Overview

Auditory processing disorder (APD) is a hearing or listening problem caused by the brain not processing sounds in the normal way.

Auditory Processing Disorder (APD)

Auditory processing disorder (APD) is a hearing or listening problem caused by the brain not processing sounds in the normal way.

It can affect your ability to:

  • Pinpoint where a sound is coming from.
  • Tell which sound comes before another.
  • Distinguish similar sounds from one another – such as "seventy" and "seventeen".
  • Understand speech – particularly if there's background noise, more than one person speaking, the person is speaking quickly, or the sound quality is poor.
  • Remember instructions you've been told.
  • Enjoy music.

 

Children with the problem may also have difficulty responding to sounds, understanding things they're told, concentrating, and expressing themselves with speech. Their reading and spelling may also be affected.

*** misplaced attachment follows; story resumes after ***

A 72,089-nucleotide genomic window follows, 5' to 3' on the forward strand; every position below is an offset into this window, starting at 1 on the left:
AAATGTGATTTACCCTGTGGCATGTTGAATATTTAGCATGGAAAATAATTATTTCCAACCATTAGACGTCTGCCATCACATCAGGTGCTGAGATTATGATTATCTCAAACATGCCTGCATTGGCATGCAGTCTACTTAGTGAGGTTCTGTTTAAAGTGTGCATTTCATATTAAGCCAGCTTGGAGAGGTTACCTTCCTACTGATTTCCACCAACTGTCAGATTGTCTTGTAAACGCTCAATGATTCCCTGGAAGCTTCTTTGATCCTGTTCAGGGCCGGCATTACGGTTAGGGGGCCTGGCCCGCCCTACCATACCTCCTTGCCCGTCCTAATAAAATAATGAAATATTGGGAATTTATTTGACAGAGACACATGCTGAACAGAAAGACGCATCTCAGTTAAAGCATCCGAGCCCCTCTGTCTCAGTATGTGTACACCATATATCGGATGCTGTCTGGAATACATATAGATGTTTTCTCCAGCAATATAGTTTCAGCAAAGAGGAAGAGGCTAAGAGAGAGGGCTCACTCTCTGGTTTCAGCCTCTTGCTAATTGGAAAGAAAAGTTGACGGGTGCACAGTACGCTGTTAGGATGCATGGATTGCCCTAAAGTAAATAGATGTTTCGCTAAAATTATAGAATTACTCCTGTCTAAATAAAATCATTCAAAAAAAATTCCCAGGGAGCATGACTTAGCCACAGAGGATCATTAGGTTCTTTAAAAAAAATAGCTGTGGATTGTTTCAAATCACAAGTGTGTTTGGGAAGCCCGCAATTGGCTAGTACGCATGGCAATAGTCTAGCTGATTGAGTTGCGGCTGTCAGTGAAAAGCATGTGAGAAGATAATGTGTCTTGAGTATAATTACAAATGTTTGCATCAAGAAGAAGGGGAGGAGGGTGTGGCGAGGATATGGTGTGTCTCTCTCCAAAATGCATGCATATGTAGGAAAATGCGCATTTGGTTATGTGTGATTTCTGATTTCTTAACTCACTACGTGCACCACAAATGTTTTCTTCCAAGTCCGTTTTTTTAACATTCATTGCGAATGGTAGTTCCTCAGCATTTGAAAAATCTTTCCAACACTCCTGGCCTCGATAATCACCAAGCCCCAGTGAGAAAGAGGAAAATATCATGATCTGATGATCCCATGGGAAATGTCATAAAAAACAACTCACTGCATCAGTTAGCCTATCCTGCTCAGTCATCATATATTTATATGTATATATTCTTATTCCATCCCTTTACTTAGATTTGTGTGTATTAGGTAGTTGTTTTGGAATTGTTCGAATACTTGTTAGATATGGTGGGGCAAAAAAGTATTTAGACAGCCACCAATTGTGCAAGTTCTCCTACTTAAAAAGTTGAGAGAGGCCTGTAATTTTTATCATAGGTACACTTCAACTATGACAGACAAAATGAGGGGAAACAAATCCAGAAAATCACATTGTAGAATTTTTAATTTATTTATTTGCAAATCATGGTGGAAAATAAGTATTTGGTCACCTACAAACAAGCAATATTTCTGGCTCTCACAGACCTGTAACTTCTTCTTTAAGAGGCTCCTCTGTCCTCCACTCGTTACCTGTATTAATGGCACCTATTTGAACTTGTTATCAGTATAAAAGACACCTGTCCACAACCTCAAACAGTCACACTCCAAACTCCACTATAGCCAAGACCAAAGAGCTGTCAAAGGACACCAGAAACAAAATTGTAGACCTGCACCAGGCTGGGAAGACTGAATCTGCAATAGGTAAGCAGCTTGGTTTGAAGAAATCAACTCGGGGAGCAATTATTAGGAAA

Many people find the condition becomes less of an issue over time as they develop the skills to deal with it. Children may need extra help and support at school, but they can be just as successful as their classmates.

Who is Affected?

Auditory processing disorder affects people of all ages. Many cases start in childhood, although it sometimes can develop in adults.

Children with auditory processing disorder may have noticeable problems from a very young age, although sometimes the symptoms might not be obvious or only become apparent later on when they start school, college, university or a new job.

It's not clear exactly how many people have auditory processing disorder, but it's thought up to 1 in every 20 children may have it to some degree.